Railgrade, railways and trains in the near future | Review

I haven't played for a long time a railway simulator, so when the guys from Minakata Dynamics kindly offered us to try their title, railgradeI certainly haven't backed down. I've always liked building and finding new ways for trains to go through improbable places, I'm not going to tell you how much time I spent with Railroad Tycoon and similar titles.

However, Railgrade is profoundly different from what I expected, despite sharing most of the characteristics of the series that I have just mentioned, in reality it is much more limited, turning almost more into a puzzle game (take it with a grain of salt) rather than a real and own simulator. This is not a bad thing, absolutely, but the extreme simplicity of the experience has left me more than a few doubts.

Railgrade, railways in space

In Railgrade we take on the role of the unfortunate Yoshida of Nakatani Chemicals, an administrator forced to move to a remote planet rich in natural resources, but also dangerously on the verge of collapse due to an accident (yes, right) that caused its destruction of the colony. His goal? Retrieve and ship, off the planet, everything that is possible at any cost through a sophisticated rail network.

Although trivial, I didn't mind the idea of ​​impersonating a poor wretch inserted in a dystopian, futuristic and capitalism-focused context. Clearly, the focus of the game is the gameplay, but the adventure still manages to elicit some sarcastic laughs between missions. Having clarified this, certainly do not expect big narrative surprises.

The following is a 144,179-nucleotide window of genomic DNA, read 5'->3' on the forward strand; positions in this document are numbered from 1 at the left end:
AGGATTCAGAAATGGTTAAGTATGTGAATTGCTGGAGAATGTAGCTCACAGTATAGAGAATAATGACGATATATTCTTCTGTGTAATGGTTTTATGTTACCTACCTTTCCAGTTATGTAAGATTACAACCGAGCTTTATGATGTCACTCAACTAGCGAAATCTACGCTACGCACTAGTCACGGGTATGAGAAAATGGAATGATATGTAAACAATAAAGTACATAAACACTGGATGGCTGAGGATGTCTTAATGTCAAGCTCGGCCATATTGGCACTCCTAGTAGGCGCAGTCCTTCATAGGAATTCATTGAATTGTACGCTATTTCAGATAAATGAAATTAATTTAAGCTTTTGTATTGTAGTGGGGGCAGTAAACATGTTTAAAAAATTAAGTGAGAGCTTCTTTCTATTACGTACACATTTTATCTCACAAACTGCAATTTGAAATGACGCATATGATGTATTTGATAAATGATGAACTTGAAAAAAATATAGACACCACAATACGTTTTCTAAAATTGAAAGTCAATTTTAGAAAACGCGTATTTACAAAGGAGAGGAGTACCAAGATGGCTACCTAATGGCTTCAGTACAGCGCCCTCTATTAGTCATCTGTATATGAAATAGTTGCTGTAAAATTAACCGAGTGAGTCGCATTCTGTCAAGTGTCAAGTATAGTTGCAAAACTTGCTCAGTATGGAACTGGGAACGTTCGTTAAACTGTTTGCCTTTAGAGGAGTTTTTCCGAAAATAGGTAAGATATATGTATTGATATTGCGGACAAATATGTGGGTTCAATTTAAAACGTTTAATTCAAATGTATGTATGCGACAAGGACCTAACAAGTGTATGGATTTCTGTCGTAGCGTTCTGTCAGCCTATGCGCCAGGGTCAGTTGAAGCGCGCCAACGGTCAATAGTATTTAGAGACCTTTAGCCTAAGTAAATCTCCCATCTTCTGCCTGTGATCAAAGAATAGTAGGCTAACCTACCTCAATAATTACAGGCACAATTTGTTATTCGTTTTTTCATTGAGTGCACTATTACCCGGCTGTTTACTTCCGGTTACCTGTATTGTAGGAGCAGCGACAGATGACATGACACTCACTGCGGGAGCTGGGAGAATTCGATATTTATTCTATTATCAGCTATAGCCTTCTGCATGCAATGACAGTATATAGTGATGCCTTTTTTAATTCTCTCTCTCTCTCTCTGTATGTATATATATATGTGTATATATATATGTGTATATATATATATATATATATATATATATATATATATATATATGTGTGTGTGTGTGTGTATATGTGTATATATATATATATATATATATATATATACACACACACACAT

Sometimes life is simple… even too much

The title of Minakata Dynamics is divided into several levels (there are so many) gradually more and more complex; in general, these are rather limited sandbox maps in terms of size and which certainly do not shine for an exciting (but still enjoyable as a whole) visual component. You will have already understood, therefore, that we are not at the levels of Railway Empire or a Railroad Tycoon which were designed on open world sandbox maps in which to manage our business, but rather focuses on making us understand how to create routes in smaller territories.

In short, I found myself faced with more of a puzzle game than an old-fashioned management or management game, which I didn't mind, but left a bad taste in my mouth as to what could have been. Also because I find the idea of ​​playing a level and then turning it off much more appropriate for a mobile game, at least in this context.

The real problem is balancing the difficulty, which I personally found far too simple. I'm not a guru in these things, on the contrary, often titles like these lead me to get confused during the most complex situations, which hasn't happened to me with Railgrade, which in itself is not a bad thing, except that everything is far too easy result.

After all, the game is all about building tracks, getting the goods, developing them and then shipping them. The point is that the whole thing is rather automatic, there are no moments where you think “oh no, now what do I do?” The money is really a lot and if we end up in crisis, the bank is ready to save our skin with a substantial loan.

Each level features timed challenges. This inevitably increases the general longevity, as it pushes on the replayability of the levels… well, always if you are attracted by the scores and the golden medals.

Obviously there are obstacles inserted specifically to try and give us some trouble, even if the real and only enemy is the automatic positioning of the tracks, which does not want to know how to follow our directions, often creating rather meaningless paths.

Either way, once you understand the mechanics and how to work properly with trains, stations and switches, everything becomes very intuitive, also thanks to a clear and precise HUD.

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